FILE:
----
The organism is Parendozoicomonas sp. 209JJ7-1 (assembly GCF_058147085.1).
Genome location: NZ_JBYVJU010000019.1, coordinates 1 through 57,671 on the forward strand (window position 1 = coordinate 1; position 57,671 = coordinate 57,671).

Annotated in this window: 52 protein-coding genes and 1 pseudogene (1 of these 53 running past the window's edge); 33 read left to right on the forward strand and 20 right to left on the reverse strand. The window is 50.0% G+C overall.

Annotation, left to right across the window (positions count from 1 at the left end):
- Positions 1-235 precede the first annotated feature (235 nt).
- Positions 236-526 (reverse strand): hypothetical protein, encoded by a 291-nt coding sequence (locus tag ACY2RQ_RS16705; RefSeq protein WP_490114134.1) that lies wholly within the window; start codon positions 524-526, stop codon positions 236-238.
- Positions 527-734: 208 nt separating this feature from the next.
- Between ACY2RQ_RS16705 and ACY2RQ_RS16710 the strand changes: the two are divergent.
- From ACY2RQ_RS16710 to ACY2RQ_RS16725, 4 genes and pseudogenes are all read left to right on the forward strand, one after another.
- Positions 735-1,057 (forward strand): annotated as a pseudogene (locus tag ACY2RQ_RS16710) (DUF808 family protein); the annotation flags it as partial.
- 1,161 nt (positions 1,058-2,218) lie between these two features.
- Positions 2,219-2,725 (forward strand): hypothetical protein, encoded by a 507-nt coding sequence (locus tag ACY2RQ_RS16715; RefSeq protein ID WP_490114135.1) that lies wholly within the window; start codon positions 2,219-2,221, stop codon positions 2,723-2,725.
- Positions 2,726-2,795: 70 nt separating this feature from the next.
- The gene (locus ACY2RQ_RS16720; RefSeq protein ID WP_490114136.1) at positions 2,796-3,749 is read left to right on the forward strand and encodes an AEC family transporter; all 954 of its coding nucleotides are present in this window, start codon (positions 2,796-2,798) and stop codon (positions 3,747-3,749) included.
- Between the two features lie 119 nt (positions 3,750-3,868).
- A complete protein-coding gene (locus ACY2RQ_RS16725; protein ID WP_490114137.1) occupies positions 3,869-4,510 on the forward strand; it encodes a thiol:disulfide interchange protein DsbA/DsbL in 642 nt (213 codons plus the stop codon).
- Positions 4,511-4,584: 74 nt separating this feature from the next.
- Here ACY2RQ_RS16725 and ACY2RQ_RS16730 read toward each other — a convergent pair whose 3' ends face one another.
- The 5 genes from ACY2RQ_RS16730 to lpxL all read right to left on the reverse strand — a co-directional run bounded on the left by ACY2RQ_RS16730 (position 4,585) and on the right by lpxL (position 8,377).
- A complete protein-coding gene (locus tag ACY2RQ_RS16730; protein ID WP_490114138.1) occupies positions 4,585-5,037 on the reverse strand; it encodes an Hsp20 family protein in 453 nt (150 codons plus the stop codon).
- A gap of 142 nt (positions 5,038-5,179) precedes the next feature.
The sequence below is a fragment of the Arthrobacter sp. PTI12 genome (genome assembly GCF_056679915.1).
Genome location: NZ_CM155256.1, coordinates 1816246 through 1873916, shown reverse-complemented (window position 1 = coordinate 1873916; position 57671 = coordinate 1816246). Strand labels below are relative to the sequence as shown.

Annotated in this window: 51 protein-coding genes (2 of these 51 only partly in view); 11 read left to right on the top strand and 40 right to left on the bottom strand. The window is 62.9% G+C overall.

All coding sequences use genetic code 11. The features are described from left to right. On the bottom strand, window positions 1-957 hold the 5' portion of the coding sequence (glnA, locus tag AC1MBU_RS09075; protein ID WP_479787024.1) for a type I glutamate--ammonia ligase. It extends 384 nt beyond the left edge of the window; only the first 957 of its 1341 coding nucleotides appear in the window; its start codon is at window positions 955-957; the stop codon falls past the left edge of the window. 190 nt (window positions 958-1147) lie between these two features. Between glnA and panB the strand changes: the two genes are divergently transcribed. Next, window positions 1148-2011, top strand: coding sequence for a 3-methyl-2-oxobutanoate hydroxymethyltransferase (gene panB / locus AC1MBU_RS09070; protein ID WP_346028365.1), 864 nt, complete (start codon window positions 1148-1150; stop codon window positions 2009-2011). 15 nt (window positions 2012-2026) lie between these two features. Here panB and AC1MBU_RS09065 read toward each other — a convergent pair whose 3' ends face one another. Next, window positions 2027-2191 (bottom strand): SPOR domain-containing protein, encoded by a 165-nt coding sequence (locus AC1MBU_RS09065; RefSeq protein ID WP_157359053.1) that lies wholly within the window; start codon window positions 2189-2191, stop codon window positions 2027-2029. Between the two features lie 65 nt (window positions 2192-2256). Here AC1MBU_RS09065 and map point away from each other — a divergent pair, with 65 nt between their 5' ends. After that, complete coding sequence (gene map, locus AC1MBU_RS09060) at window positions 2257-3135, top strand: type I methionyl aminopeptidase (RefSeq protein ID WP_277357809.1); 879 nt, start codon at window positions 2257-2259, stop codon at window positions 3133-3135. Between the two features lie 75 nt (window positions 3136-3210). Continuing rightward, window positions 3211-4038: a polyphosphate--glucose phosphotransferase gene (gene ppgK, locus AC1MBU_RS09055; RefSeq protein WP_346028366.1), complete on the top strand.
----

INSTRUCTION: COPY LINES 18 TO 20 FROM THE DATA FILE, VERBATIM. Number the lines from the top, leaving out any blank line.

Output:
- Here ACY2RQ_RS16725 and ACY2RQ_RS16730 read toward each other — a convergent pair whose 3' ends face one another.
- The 5 genes from ACY2RQ_RS16730 to lpxL all read right to left on the reverse strand — a co-directional run bounded on the left by ACY2RQ_RS16730 (position 4,585) and on the right by lpxL (position 8,377).
- A complete protein-coding gene (locus tag ACY2RQ_RS16730; protein ID WP_490114138.1) occupies positions 4,585-5,037 on the reverse strand; it encodes an Hsp20 family protein in 453 nt (150 codons plus the stop codon).